Cinema Review: Asthma | Under The Radar Magazine Under the Radar | Music Blog for the Indie Music Magazine
Sunday, August 7th, 2022  


Studio: IFC Films
Directed by Jake Hoffman

Oct 23, 2015 Web Exclusive
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Asthma begins with a suicide attempt, and it happens to be the most interesting scene in the film. It raises interest in who this sullen, long haired, twentysomething might be. Gus leaves work – or is told to leave – throws his phone in the river, goes back to his apartment where he has a short, but meaningful conversation with a Jim Morrison poster. The world is phony, he was born in the wrong time, etc. He splashes white paint over everything and hangs himself in the middle of the room.

It doesn’t take. A beam breaks – cursed poor workmanship – and he falls to the floor, covered in paint. This is as interesting as Gus gets. Everything that follows undoes the intrigue. Every scene paints him as this self-absorbed addict but gives no depth to it. He is an empty vessel of a character. This could have been an interesting area to explore. What is it like for someone to feel so entirely out of place in the world he or she lives in? There are lazy comparisons to The Catcher in the Rye said aloud in the film, but Gus does not evoke Holden Caulfield. He doesn’t evoke anything. Gus treats everyone in his life like garbage. Whether he is aware of it or not, no one else matters. This does not make him a worthless character. Dirtbag protagonists are gold mines in popular culture. The biggest crime is how dull he is. He’s an addict? So what? He hates his place in the world? Why should anyone care? Slice of life films still need some kind of hook. Asthma never finds one.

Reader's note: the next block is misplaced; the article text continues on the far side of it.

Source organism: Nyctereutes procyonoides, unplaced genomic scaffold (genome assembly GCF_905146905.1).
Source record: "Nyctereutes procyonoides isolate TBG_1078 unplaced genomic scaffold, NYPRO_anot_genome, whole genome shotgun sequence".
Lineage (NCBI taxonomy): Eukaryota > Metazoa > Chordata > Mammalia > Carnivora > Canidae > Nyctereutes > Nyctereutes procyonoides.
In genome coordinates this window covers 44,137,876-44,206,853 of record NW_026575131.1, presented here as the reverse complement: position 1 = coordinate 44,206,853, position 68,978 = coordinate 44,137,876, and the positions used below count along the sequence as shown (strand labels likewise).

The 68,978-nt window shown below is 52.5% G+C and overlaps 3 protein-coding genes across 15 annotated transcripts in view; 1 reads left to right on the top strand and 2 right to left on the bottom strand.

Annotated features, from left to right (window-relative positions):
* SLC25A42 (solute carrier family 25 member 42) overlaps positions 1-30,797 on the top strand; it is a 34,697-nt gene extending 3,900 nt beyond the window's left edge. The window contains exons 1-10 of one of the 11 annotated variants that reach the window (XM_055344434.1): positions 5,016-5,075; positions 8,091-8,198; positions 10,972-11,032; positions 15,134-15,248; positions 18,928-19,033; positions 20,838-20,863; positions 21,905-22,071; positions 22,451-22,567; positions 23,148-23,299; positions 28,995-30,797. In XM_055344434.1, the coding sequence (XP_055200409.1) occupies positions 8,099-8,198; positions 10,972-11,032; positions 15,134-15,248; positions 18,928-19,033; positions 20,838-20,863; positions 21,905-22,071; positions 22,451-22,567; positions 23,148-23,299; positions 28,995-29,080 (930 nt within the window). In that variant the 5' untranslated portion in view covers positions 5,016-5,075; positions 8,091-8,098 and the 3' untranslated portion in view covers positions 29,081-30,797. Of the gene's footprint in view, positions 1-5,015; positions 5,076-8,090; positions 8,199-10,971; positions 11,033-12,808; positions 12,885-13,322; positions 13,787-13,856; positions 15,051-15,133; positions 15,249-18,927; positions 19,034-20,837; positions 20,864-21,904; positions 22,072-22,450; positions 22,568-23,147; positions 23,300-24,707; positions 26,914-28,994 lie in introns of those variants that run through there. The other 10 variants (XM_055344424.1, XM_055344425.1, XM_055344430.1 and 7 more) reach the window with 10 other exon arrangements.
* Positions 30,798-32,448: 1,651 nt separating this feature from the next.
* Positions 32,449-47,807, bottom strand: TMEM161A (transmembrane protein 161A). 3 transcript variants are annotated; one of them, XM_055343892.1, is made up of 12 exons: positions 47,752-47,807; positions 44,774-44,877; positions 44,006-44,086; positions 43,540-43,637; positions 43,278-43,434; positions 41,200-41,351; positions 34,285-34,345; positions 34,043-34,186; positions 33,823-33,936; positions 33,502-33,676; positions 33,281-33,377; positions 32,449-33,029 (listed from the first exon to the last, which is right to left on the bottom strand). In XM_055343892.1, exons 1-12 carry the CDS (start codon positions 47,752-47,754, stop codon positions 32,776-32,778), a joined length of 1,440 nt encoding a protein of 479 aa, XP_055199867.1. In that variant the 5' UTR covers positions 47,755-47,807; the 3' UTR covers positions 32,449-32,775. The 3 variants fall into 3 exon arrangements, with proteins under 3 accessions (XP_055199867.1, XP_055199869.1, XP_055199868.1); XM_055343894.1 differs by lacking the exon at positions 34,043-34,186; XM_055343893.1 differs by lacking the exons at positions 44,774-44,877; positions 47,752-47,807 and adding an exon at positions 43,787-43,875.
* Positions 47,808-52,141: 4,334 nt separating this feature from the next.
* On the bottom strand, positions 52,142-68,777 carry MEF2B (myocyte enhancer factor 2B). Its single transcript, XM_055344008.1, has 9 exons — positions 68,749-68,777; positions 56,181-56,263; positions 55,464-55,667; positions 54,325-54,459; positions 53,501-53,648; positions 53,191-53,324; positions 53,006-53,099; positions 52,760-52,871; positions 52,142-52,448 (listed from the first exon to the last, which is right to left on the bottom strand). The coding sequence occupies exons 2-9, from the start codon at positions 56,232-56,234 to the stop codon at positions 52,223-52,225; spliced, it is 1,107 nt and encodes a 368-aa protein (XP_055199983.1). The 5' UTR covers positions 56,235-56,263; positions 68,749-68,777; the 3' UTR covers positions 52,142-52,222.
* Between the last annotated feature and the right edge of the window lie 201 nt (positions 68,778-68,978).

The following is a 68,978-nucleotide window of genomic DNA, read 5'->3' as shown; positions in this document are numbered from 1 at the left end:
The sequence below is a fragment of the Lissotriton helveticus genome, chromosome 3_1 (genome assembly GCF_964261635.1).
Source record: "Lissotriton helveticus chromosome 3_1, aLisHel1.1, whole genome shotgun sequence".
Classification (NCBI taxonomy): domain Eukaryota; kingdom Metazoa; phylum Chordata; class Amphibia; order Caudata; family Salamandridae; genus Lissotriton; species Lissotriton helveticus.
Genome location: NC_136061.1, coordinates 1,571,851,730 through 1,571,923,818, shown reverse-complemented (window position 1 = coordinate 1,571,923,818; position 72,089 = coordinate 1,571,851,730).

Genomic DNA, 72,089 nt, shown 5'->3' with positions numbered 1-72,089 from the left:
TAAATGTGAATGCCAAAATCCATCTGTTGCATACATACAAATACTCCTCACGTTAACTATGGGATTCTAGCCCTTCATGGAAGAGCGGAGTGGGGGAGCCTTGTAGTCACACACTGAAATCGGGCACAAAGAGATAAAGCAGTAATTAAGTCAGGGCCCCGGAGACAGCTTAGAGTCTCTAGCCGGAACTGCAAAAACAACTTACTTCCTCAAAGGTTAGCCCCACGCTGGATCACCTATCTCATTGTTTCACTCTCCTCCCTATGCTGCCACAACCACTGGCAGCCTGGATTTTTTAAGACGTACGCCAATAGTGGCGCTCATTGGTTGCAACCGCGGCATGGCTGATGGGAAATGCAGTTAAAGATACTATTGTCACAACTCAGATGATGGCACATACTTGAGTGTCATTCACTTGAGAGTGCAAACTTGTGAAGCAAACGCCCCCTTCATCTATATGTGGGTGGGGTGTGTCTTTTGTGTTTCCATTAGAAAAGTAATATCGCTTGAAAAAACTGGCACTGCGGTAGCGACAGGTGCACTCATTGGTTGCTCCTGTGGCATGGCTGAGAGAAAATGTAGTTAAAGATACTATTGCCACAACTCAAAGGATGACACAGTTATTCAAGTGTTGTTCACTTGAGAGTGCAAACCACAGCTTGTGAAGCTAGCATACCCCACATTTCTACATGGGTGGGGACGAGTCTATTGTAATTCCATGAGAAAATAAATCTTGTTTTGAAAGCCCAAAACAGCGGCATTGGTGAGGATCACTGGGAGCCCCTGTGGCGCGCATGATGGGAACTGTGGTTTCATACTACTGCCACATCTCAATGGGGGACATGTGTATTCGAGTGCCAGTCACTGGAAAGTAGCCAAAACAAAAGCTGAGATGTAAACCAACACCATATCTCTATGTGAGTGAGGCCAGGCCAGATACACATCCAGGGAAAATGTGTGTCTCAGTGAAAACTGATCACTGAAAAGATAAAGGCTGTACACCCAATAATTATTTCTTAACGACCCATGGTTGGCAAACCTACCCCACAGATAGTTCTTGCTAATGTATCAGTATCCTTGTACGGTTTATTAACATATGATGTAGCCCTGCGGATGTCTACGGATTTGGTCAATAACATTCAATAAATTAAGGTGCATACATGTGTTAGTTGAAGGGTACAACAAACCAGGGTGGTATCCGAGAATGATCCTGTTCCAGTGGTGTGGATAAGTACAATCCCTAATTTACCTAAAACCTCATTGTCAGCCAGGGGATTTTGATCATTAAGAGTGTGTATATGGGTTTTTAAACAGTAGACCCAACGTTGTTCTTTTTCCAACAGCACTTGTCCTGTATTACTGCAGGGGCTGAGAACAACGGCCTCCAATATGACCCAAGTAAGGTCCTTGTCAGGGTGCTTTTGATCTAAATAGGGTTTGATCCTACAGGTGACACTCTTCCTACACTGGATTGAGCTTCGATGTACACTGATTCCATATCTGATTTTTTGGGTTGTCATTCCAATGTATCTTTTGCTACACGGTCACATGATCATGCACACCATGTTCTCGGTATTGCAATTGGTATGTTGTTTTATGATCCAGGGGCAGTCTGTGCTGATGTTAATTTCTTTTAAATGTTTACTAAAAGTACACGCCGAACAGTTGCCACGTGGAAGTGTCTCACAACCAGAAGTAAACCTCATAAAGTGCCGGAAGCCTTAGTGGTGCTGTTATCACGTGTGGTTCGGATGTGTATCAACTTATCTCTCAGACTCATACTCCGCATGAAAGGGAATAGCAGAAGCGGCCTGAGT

Like its protagonist, the film is doomed by how small of an imprint every aspect leaves. It is so inconsequential, offers so little to any kind of cultural discourse, and is only slightly entertaining – which can mostly be attributed to actress Krysten Ritter as the romantic interest and Nick Nolte as a werewolf drug hallucination/spirit animal. The story never finds its legs. It meanders and stalls as Gus and Ruby (Ritter) go to a musician’s house party for an extended period of time. It tries to generate awkward humor situations, but it mostly falls flat. Asthma isn’t terrible. It’s not unwatchable. But it never rises above mediocrity and it reaches pretty hard to even reach that from time to time.

Author rating: 3/10

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